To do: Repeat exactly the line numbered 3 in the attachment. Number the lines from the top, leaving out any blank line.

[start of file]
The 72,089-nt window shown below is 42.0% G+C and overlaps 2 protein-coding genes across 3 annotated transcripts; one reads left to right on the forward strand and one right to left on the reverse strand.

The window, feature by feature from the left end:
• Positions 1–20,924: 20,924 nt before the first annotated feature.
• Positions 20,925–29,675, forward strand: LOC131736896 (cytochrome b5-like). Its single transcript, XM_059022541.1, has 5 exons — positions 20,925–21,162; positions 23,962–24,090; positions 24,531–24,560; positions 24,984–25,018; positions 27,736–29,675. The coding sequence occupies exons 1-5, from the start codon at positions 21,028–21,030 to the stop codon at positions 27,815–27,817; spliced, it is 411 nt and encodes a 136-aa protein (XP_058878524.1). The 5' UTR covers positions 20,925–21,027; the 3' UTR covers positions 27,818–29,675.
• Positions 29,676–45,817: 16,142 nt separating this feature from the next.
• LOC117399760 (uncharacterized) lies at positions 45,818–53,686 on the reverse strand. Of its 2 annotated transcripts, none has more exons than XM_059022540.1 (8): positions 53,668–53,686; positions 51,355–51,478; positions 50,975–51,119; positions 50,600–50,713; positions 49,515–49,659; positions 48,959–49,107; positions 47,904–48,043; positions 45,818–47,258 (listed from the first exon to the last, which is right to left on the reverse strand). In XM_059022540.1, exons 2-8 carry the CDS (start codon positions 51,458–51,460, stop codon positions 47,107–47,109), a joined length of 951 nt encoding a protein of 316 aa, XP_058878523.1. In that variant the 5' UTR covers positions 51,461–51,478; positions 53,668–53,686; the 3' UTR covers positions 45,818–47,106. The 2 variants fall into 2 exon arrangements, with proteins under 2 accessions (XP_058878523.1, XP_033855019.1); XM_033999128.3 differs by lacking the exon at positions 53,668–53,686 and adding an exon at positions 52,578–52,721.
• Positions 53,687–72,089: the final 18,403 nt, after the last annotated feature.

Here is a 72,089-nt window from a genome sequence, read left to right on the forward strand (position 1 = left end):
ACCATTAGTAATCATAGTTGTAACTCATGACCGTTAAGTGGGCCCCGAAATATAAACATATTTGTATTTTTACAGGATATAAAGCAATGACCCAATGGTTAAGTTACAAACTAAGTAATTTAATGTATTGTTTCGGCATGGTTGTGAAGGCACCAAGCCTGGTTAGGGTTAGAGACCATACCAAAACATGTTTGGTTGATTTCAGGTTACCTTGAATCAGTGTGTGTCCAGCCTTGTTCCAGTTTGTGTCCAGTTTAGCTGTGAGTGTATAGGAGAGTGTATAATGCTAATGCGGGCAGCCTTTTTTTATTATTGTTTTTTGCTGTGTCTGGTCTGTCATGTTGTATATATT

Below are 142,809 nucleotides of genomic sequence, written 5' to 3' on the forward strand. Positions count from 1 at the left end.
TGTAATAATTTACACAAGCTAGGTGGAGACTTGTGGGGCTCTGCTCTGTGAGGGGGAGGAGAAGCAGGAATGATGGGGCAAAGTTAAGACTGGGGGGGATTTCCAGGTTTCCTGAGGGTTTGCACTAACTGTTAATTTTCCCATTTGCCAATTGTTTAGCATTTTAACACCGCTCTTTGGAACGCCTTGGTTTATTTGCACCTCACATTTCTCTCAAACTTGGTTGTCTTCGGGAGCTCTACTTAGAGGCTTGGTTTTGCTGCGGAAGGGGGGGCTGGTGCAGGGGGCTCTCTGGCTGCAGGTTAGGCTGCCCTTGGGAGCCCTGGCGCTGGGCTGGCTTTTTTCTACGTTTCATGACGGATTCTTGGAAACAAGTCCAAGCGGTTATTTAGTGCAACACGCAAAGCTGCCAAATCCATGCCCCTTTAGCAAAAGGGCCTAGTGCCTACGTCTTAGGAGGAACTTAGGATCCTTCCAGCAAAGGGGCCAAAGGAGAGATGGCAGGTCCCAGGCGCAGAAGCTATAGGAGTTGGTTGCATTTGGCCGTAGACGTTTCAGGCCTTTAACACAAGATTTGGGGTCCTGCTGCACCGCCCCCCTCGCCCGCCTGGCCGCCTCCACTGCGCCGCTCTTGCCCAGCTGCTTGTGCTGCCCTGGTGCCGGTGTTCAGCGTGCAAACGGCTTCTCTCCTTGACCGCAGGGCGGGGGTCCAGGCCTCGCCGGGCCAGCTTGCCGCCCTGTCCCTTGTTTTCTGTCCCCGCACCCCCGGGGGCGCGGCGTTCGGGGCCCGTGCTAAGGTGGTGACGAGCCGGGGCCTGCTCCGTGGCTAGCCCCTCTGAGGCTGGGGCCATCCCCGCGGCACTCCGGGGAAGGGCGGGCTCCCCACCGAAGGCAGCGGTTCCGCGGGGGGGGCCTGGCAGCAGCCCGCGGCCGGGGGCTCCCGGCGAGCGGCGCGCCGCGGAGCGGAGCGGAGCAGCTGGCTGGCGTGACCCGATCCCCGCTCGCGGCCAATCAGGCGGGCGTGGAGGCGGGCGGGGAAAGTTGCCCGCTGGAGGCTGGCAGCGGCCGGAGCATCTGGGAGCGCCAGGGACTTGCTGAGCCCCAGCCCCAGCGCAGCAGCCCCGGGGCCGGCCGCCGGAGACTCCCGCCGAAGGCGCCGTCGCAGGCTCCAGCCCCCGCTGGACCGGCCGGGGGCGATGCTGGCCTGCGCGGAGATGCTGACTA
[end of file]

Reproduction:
• Positions 1–20,924: 20,924 nt before the first annotated feature.